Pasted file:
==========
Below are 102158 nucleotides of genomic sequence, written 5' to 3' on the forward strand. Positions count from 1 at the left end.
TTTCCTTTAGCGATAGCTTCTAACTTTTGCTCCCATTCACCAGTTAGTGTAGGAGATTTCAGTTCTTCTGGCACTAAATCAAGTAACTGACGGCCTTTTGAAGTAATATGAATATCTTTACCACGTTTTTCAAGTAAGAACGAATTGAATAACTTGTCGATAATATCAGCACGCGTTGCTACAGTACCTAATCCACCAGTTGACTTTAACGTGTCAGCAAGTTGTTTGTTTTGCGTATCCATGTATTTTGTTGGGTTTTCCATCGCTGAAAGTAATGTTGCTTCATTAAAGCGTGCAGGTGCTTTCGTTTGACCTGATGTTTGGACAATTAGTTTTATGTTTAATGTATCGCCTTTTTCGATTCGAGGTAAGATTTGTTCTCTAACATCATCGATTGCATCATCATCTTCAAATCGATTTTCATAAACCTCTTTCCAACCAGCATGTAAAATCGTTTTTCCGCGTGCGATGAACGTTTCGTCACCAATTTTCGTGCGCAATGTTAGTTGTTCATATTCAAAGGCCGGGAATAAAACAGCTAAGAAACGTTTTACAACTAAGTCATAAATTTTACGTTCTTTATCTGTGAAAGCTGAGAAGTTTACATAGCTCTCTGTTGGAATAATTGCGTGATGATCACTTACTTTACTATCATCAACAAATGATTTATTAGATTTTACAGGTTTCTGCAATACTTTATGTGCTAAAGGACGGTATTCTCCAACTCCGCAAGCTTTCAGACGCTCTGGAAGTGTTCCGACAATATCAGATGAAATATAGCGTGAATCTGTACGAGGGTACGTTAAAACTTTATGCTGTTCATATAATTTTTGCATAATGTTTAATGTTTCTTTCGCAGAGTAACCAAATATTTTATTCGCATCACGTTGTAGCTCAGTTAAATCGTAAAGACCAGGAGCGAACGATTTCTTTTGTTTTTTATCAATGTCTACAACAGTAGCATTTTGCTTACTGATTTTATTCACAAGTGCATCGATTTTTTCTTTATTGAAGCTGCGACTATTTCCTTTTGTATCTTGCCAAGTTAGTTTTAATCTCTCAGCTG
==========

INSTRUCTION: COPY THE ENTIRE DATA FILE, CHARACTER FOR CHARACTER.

Below are 102158 nucleotides of genomic sequence, written 5' to 3' on the forward strand. Positions count from 1 at the left end.
TTTCCTTTAGCGATAGCTTCTAACTTTTGCTCCCATTCACCAGTTAGTGTAGGAGATTTCAGTTCTTCTGGCACTAAATCAAGTAACTGACGGCCTTTTGAAGTAATATGAATATCTTTACCACGTTTTTCAAGTAAGAACGAATTGAATAACTTGTCGATAATATCAGCACGCGTTGCTACAGTACCTAATCCACCAGTTGACTTTAACGTGTCAGCAAGTTGTTTGTTTTGCGTATCCATGTATTTTGTTGGGTTTTCCATCGCTGAAAGTAATGTTGCTTCATTAAAGCGTGCAGGTGCTTTCGTTTGACCTGATGTTTGGACAATTAGTTTTATGTTTAATGTATCGCCTTTTTCGATTCGAGGTAAGATTTGTTCTCTAACATCATCGATTGCATCATCATCTTCAAATCGATTTTCATAAACCTCTTTCCAACCAGCATGTAAAATCGTTTTTCCGCGTGCGATGAACGTTTCGTCACCAATTTTCGTGCGCAATGTTAGTTGTTCATATTCAAAGGCCGGGAATAAAACAGCTAAGAAACGTTTTACAACTAAGTCATAAATTTTACGTTCTTTATCTGTGAAAGCTGAGAAGTTTACATAGCTCTCTGTTGGAATAATTGCGTGATGATCACTTACTTTACTATCATCAACAAATGATTTATTAGATTTTACAGGTTTCTGCAATACTTTATGTGCTAAAGGACGGTATTCTCCAACTCCGCAAGCTTTCAGACGCTCTGGAAGTGTTCCGACAATATCAGATGAAATATAGCGTGAATCTGTACGAGGGTACGTTAAAACTTTATGCTGTTCATATAATTTTTGCATAATGTTTAATGTTTCTTTCGCAGAGTAACCAAATATTTTATTCGCATCACGTTGTAGCTCAGTTAAATCGTAAAGACCAGGAGCGAACGATTTCTTTTGTTTTTTATCAATGTCTACAACAGTAGCATTTTGCTTACTGATTTTATTCACAAGTGCATCGATTTTTTCTTTATTGAAGCTGCGACTATTTCCTTTTGTATCTTGCCAAGTTAGTTTTAATCTCTCAGCTG